Petoskey stone, 14 & 18 karat white gold
These rings are especially dear to me, as they were made for the occasion of my cousin Ian's wedding to his wife Nina, with whom I am also close—they're an amazing couple. The rings are white gold and inlaid with a band of Petoskey stone (a fossilized fresh-water coral indigenous to northeastern Lake Michigan). Rather than explain the significance of the inlay myself, I'll reprint here the text of what was read at the ceremony, which was held in a castle-like building on the southwestern banks of the Lake:
"Nina and Ian will now exchange rings, as an outward symbol of their inner commitment to one another. Additionally, these rings contain a significant amount of family history for both of them. The Petoskey Stone inlay through the center can only be found in one place: the opposite side of this Lake Michigan that we are now looking out into. Nina spent time every summer of her childhood over there, at Otsego Lake and sometimes hunting for Petoskey Stones, as her family has for over 150 years. These incredibly unique bands were entirely crafted with loving attention by none other than Ian's first cousin, Joshua Edelstein. It is with these powerful feelings of family that Nina and Ian now use these rings as symbols of their lives joined, and promise to create a family history of their own."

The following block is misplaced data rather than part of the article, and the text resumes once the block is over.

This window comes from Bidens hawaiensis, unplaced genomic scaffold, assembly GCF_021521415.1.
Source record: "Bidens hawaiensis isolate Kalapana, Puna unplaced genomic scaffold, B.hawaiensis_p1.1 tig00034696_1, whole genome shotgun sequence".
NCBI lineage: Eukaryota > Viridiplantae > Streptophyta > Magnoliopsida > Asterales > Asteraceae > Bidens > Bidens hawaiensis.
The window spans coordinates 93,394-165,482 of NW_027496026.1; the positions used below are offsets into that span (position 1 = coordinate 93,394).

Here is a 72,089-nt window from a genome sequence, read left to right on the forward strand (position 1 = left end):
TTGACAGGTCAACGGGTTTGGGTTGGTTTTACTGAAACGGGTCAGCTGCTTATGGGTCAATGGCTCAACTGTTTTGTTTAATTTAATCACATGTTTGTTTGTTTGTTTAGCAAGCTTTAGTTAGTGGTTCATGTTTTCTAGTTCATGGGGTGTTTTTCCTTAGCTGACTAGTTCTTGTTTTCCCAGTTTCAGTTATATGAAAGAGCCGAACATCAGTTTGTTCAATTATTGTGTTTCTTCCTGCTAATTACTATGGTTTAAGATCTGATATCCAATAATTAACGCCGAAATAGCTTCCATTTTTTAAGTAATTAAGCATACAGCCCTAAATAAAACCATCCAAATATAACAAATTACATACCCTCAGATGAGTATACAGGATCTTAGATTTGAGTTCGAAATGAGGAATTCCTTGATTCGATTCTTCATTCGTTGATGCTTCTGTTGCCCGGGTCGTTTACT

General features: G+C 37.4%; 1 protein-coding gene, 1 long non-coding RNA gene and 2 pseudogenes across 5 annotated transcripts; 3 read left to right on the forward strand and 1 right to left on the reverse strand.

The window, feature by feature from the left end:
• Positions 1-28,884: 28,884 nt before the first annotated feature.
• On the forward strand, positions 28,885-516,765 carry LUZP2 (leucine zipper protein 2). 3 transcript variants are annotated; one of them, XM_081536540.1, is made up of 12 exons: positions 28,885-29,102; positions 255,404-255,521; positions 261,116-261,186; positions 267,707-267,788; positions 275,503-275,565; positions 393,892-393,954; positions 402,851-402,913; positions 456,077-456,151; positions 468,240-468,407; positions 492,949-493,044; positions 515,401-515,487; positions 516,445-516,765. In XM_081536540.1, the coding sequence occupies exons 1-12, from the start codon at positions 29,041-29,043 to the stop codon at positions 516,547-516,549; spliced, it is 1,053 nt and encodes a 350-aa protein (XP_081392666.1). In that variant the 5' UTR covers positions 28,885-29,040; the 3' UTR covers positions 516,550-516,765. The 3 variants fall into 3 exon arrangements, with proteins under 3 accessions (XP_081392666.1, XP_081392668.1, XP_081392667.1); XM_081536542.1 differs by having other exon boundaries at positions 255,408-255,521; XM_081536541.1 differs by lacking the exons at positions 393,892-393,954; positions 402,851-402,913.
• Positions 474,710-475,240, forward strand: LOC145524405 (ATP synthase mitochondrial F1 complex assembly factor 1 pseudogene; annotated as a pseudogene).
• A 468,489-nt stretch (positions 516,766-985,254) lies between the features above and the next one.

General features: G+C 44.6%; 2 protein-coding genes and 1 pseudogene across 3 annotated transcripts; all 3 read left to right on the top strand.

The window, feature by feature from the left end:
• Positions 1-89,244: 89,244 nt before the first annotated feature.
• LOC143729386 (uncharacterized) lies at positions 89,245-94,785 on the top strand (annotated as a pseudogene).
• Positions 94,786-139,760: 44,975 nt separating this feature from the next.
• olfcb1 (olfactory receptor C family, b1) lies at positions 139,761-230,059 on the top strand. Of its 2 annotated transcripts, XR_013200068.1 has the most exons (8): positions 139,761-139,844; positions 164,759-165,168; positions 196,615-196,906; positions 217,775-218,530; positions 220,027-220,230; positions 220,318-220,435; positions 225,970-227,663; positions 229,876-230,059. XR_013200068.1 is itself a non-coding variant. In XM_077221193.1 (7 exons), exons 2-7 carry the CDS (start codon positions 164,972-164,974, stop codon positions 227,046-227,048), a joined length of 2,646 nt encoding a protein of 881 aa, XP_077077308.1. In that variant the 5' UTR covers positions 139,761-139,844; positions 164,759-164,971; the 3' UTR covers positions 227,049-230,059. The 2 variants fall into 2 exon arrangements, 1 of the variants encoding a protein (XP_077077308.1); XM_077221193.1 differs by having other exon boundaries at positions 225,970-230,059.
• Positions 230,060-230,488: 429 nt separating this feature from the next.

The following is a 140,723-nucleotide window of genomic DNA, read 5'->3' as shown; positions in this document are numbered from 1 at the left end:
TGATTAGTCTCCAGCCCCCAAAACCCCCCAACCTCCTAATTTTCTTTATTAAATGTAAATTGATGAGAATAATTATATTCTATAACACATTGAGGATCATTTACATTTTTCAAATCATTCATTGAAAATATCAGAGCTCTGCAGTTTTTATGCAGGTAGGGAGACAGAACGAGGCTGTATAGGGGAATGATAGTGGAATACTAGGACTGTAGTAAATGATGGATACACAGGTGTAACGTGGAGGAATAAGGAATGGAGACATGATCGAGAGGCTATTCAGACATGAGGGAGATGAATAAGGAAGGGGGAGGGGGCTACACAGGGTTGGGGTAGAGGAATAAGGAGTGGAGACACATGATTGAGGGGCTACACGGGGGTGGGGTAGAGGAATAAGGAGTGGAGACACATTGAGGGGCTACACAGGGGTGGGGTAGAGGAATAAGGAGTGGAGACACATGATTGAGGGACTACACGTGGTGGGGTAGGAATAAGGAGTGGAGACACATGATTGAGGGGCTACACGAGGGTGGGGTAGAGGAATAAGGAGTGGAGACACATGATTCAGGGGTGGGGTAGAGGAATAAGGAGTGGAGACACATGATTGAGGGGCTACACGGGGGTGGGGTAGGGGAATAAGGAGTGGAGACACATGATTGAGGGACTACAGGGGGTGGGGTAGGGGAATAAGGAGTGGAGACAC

Beautiful, right? The guests thought so too. The embarrassing part is that they didn't actually have the rings to exchange. See, it turns out that inlaying Petoskey stone is ridiculously difficult to do, so although I'd budgeted a month for cutting the stone, it took my subcontractor three months. This is perhaps why if you search the Web for other Petoskey-inlaid rings, you won't find them. You can imagine me shrinking steadily in my seat as the description was being read. Nina and Ian did get married in temporary substitute rings that I made, though, which I speedily finished the night before I left for the wedding.